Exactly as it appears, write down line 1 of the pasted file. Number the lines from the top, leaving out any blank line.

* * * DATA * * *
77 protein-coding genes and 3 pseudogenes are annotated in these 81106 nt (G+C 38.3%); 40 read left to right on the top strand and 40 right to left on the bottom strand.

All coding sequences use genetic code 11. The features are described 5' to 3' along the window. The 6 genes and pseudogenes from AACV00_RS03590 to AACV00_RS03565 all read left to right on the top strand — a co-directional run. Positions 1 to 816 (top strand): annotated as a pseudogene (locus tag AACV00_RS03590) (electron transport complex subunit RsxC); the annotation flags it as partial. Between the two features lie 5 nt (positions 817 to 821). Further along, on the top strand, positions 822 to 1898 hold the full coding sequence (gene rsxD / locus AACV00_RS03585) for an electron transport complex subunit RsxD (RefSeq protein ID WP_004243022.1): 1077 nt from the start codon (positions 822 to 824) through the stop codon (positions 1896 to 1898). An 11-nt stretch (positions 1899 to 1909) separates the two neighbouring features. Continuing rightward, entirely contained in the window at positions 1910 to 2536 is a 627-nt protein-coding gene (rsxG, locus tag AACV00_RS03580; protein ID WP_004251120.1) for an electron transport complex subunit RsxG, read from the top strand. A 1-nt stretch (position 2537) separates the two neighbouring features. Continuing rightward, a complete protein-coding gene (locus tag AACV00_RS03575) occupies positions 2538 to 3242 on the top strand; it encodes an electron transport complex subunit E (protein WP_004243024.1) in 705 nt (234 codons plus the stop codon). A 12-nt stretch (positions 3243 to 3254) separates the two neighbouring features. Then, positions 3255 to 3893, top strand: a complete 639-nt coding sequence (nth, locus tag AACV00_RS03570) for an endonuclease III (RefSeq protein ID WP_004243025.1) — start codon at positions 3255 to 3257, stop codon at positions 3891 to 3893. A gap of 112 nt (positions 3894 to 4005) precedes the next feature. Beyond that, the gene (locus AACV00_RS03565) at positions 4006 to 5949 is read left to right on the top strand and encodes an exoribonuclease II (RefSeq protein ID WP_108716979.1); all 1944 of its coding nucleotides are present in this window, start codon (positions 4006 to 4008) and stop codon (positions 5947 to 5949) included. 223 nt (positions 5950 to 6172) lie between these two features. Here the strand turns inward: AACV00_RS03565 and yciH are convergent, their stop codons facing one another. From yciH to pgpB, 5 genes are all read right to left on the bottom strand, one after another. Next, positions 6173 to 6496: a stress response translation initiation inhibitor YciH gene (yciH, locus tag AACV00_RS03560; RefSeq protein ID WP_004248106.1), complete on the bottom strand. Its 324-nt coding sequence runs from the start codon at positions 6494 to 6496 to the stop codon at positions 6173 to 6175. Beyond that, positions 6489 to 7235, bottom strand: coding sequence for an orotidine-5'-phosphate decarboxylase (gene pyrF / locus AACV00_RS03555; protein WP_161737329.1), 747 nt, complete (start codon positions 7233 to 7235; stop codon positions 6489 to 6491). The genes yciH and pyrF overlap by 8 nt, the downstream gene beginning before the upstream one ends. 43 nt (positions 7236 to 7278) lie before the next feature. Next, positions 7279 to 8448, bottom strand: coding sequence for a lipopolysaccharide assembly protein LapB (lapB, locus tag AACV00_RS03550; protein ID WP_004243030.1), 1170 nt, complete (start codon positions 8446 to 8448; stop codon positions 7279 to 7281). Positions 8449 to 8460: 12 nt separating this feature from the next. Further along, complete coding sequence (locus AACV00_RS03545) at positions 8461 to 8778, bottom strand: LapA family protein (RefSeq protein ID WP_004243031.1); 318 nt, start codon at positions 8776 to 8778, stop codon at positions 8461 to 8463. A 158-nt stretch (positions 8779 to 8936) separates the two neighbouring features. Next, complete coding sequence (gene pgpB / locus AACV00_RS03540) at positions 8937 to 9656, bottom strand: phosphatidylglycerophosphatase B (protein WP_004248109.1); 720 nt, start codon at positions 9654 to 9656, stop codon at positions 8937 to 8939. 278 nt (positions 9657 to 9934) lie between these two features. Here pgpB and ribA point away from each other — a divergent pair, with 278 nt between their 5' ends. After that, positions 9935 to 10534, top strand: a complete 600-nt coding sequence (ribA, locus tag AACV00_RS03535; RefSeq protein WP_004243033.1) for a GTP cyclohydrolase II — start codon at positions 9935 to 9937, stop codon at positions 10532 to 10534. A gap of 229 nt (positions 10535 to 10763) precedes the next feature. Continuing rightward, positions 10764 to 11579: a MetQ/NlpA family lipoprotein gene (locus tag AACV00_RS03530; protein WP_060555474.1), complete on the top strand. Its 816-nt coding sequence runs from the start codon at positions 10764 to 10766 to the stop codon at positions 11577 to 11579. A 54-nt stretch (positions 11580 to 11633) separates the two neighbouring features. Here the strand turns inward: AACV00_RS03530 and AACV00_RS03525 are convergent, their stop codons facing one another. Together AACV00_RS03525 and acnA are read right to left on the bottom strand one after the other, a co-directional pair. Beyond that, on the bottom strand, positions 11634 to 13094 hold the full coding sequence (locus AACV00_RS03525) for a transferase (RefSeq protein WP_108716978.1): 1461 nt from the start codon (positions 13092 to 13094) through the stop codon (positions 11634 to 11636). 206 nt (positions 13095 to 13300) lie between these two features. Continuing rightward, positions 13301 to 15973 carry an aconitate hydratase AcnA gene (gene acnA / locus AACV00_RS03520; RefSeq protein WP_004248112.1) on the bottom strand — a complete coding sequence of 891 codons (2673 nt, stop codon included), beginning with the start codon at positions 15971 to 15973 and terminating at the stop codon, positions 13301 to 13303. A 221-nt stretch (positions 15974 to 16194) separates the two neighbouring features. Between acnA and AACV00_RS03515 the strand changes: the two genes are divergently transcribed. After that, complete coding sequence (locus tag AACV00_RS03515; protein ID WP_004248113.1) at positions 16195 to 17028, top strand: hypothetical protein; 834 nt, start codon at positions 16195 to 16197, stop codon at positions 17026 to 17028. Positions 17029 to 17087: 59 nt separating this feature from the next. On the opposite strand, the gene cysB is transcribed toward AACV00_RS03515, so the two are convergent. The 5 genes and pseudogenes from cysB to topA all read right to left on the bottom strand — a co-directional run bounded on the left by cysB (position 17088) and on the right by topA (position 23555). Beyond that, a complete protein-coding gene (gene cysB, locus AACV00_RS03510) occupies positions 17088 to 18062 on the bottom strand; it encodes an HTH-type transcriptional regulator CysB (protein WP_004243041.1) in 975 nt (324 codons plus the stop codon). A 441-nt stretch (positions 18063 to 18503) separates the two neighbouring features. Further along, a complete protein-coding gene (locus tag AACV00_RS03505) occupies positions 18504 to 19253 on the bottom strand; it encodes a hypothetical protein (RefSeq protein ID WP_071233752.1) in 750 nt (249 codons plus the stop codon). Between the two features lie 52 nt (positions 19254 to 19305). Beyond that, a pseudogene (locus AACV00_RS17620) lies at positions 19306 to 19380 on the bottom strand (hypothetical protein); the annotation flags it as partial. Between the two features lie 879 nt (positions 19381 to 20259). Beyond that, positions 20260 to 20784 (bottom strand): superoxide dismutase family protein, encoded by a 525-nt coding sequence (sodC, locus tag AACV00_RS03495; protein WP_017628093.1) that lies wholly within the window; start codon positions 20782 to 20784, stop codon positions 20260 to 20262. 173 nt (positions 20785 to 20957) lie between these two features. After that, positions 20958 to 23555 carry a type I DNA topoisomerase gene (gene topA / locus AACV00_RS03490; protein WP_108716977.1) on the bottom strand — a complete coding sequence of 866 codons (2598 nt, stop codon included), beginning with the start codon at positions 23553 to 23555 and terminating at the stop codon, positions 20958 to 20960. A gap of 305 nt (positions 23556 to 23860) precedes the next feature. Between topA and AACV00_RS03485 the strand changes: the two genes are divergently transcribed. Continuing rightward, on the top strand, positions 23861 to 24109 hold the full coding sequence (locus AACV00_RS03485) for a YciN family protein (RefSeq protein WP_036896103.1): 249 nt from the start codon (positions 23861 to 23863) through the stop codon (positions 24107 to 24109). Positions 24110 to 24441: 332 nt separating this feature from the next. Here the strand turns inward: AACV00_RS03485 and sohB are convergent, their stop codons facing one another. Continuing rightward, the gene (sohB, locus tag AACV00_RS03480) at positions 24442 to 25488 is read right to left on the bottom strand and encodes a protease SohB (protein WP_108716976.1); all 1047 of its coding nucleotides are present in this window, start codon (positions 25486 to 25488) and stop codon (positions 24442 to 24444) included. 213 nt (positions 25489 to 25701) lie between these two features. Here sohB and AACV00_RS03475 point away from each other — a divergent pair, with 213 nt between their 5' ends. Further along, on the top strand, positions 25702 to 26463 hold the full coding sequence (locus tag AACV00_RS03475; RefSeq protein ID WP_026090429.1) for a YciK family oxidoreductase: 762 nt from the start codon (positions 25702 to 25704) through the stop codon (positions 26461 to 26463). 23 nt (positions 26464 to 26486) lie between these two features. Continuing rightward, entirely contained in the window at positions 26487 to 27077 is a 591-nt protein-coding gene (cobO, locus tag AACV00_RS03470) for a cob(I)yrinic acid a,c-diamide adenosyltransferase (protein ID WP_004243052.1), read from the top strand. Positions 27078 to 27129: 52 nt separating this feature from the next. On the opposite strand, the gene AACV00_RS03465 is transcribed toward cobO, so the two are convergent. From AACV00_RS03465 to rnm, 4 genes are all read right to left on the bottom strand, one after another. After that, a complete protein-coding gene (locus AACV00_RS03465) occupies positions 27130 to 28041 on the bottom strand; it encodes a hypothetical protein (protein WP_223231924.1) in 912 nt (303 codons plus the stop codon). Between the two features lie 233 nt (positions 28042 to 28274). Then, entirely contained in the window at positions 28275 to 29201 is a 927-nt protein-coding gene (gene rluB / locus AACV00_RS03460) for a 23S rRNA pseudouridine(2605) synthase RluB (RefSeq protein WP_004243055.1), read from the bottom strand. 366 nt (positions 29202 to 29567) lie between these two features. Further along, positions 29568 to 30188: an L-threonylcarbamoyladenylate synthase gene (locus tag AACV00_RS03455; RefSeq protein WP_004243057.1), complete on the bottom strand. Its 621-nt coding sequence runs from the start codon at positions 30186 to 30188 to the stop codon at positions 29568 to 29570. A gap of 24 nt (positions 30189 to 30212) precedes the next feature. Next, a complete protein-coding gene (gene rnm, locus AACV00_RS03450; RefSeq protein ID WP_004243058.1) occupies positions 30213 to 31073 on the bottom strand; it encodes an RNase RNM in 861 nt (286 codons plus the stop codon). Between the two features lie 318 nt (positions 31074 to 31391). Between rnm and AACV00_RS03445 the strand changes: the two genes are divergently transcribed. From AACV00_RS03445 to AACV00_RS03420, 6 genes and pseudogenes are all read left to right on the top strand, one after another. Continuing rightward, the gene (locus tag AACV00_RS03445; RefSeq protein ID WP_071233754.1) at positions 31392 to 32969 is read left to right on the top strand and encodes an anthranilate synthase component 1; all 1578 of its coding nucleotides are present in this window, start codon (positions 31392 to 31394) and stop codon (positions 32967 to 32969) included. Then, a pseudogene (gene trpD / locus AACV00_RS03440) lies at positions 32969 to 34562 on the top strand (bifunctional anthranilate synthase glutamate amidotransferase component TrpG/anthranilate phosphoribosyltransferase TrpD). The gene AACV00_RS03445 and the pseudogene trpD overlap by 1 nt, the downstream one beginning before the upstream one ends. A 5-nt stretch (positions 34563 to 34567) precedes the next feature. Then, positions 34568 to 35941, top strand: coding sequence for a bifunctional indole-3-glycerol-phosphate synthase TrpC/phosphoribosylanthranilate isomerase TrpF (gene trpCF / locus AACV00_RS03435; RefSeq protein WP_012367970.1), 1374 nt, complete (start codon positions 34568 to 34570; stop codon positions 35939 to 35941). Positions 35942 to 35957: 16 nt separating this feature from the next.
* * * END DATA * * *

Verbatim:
77 protein-coding genes and 3 pseudogenes are annotated in these 81106 nt (G+C 38.3%); 40 read left to right on the top strand and 40 right to left on the bottom strand.